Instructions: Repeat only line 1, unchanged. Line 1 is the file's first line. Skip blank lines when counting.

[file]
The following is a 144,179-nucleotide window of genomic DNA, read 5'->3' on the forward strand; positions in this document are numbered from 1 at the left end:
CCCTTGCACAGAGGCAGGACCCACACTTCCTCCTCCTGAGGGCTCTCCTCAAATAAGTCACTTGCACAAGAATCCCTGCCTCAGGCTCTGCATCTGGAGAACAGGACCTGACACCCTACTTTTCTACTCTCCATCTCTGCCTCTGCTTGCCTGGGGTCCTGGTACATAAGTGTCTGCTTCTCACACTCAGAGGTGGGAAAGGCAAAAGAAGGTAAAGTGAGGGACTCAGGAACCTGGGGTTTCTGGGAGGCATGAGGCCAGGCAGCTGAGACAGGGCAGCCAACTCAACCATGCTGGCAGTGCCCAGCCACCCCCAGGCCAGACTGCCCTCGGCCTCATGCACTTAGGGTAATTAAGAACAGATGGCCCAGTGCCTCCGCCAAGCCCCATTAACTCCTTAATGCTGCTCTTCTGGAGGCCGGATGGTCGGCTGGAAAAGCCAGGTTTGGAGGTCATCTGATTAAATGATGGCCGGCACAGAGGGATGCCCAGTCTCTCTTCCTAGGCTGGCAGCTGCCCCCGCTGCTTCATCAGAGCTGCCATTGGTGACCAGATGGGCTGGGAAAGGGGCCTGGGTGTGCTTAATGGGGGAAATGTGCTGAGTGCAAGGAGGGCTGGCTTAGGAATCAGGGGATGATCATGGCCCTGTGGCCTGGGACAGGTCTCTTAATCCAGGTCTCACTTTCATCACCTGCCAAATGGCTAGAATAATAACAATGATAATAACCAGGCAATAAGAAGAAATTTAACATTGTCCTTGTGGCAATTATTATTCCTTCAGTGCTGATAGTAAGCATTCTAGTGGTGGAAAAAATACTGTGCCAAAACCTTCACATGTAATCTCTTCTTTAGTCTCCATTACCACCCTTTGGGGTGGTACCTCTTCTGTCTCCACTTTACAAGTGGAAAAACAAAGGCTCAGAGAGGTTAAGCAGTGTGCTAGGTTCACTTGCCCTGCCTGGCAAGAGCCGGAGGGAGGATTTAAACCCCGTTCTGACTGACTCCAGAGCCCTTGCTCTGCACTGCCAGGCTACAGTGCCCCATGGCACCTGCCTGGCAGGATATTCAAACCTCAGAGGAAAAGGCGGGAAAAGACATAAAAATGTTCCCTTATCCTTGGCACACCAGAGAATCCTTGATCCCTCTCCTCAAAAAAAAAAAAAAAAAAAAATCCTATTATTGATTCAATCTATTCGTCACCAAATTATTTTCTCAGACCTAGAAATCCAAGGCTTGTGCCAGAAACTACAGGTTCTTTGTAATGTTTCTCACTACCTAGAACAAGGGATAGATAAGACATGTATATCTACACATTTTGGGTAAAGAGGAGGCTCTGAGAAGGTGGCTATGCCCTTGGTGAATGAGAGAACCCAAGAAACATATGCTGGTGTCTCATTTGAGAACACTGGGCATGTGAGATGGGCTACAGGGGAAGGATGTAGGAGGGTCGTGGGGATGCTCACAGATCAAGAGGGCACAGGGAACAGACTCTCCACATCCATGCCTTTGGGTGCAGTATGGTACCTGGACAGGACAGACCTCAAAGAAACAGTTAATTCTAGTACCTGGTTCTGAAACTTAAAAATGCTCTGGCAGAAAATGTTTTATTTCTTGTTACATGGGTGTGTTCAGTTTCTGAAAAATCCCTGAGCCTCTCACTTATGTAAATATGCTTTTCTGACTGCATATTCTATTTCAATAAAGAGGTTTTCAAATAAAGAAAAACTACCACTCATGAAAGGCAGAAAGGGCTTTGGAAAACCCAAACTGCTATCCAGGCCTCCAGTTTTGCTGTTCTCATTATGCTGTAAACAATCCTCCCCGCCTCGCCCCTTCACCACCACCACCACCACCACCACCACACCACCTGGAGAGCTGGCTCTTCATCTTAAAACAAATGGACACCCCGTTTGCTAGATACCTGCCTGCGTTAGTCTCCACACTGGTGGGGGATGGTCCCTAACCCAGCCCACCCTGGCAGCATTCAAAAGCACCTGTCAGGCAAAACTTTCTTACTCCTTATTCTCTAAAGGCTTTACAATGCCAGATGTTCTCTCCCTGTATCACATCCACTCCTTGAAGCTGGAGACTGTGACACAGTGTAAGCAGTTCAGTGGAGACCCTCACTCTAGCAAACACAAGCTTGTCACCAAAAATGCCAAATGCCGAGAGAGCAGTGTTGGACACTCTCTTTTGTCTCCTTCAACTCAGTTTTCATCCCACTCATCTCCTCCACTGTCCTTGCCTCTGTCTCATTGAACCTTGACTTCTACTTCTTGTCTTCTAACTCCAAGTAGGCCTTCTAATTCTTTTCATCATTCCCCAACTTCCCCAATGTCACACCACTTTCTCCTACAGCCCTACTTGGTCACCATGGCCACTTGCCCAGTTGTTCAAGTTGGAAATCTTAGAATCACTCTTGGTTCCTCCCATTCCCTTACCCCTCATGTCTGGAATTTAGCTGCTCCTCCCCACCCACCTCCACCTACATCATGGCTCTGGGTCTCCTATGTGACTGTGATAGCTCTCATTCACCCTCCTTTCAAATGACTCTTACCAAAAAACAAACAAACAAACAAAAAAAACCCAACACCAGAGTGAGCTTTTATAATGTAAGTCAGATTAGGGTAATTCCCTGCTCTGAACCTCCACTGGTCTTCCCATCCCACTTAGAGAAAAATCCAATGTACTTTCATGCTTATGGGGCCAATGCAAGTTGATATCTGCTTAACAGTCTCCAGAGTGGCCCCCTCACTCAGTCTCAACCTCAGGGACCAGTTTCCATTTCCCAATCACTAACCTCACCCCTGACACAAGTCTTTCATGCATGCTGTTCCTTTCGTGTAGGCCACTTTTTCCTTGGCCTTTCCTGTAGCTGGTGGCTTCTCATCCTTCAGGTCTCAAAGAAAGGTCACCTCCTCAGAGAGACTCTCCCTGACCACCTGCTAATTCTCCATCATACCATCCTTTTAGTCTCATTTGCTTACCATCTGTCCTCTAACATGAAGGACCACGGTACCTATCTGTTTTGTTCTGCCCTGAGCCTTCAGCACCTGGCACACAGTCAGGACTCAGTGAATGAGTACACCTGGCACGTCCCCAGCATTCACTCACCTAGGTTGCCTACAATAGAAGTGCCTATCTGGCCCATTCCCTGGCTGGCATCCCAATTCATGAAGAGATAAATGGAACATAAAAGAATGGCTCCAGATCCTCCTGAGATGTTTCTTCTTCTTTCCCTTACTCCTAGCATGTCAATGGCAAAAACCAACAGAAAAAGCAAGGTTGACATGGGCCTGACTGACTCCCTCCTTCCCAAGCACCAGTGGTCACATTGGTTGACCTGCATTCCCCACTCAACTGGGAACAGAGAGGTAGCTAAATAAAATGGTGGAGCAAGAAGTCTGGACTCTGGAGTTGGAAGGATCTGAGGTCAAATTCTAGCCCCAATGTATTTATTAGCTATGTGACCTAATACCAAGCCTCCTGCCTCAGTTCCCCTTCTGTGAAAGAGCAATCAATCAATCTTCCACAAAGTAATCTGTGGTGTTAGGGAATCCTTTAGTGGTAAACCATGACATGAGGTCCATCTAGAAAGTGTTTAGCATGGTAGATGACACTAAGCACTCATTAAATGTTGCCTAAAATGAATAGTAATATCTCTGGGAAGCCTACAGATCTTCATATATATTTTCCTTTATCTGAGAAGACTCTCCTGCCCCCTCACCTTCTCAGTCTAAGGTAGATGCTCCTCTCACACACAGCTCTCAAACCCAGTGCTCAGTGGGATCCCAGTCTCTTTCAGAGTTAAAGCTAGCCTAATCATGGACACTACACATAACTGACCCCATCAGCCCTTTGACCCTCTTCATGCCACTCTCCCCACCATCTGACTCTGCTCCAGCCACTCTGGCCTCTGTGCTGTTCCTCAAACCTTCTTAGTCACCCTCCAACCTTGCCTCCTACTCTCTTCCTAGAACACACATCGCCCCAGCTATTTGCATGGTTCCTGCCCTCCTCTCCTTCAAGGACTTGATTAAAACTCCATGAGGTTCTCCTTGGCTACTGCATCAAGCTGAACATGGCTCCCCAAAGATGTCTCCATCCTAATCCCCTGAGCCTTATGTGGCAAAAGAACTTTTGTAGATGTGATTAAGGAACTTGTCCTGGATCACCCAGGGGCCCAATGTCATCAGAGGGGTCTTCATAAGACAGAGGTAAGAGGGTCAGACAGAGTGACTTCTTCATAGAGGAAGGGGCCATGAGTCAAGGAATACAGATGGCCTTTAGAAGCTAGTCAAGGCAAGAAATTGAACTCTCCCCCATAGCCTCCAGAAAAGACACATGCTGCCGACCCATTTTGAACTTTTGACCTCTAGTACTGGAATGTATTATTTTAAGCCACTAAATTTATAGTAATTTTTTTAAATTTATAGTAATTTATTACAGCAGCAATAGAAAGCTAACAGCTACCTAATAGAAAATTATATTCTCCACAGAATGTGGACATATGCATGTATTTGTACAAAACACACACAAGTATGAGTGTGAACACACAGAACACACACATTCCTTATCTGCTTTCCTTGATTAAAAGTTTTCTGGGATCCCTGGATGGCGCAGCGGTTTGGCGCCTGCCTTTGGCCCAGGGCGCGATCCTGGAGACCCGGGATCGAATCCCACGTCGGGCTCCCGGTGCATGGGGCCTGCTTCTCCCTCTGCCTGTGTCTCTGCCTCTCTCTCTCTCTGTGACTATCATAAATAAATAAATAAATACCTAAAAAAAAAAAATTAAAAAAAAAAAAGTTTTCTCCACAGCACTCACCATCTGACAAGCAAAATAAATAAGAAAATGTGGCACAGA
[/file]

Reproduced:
The following is a 144,179-nucleotide window of genomic DNA, read 5'->3' on the forward strand; positions in this document are numbered from 1 at the left end: